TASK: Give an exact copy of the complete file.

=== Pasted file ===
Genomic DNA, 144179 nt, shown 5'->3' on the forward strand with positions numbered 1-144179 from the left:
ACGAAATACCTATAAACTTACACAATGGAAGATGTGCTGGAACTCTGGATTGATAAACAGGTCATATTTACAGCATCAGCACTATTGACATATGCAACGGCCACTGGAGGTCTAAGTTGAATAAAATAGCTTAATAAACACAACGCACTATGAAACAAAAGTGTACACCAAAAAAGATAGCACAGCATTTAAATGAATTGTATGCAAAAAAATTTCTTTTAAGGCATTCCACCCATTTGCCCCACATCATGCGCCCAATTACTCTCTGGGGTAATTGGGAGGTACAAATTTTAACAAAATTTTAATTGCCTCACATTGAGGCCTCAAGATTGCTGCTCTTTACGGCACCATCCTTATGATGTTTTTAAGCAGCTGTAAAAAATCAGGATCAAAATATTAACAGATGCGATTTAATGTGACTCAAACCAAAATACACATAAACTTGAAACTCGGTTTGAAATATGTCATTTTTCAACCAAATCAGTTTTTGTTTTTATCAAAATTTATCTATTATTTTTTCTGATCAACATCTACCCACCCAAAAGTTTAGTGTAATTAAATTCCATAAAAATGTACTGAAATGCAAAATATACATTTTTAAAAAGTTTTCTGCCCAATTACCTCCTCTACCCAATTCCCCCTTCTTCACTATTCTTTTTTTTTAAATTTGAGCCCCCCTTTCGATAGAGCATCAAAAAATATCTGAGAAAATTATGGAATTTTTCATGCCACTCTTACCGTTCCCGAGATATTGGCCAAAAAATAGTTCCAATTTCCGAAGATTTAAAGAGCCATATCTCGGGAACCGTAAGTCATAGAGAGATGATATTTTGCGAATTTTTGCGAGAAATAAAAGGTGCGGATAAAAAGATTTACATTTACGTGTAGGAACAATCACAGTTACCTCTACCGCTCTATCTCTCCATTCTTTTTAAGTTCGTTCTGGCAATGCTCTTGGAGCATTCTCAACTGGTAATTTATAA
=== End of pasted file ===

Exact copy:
Genomic DNA, 144179 nt, shown 5'->3' on the forward strand with positions numbered 1-144179 from the left:
ACGAAATACCTATAAACTTACACAATGGAAGATGTGCTGGAACTCTGGATTGATAAACAGGTCATATTTACAGCATCAGCACTATTGACATATGCAACGGCCACTGGAGGTCTAAGTTGAATAAAATAGCTTAATAAACACAACGCACTATGAAACAAAAGTGTACACCAAAAAAGATAGCACAGCATTTAAATGAATTGTATGCAAAAAAATTTCTTTTAAGGCATTCCACCCATTTGCCCCACATCATGCGCCCAATTACTCTCTGGGGTAATTGGGAGGTACAAATTTTAACAAAATTTTAATTGCCTCACATTGAGGCCTCAAGATTGCTGCTCTTTACGGCACCATCCTTATGATGTTTTTAAGCAGCTGTAAAAAATCAGGATCAAAATATTAACAGATGCGATTTAATGTGACTCAAACCAAAATACACATAAACTTGAAACTCGGTTTGAAATATGTCATTTTTCAACCAAATCAGTTTTTGTTTTTATCAAAATTTATCTATTATTTTTTCTGATCAACATCTACCCACCCAAAAGTTTAGTGTAATTAAATTCCATAAAAATGTACTGAAATGCAAAATATACATTTTTAAAAAGTTTTCTGCCCAATTACCTCCTCTACCCAATTCCCCCTTCTTCACTATTCTTTTTTTTTAAATTTGAGCCCCCCTTTCGATAGAGCATCAAAAAATATCTGAGAAAATTATGGAATTTTTCATGCCACTCTTACCGTTCCCGAGATATTGGCCAAAAAATAGTTCCAATTTCCGAAGATTTAAAGAGCCATATCTCGGGAACCGTAAGTCATAGAGAGATGATATTTTGCGAATTTTTGCGAGAAATAAAAGGTGCGGATAAAAAGATTTACATTTACGTGTAGGAACAATCACAGTTACCTCTACCGCTCTATCTCTCCATTCTTTTTAAGTTCGTTCTGGCAATGCTCTTGGAGCATTCTCAACTGGTAATTTATAA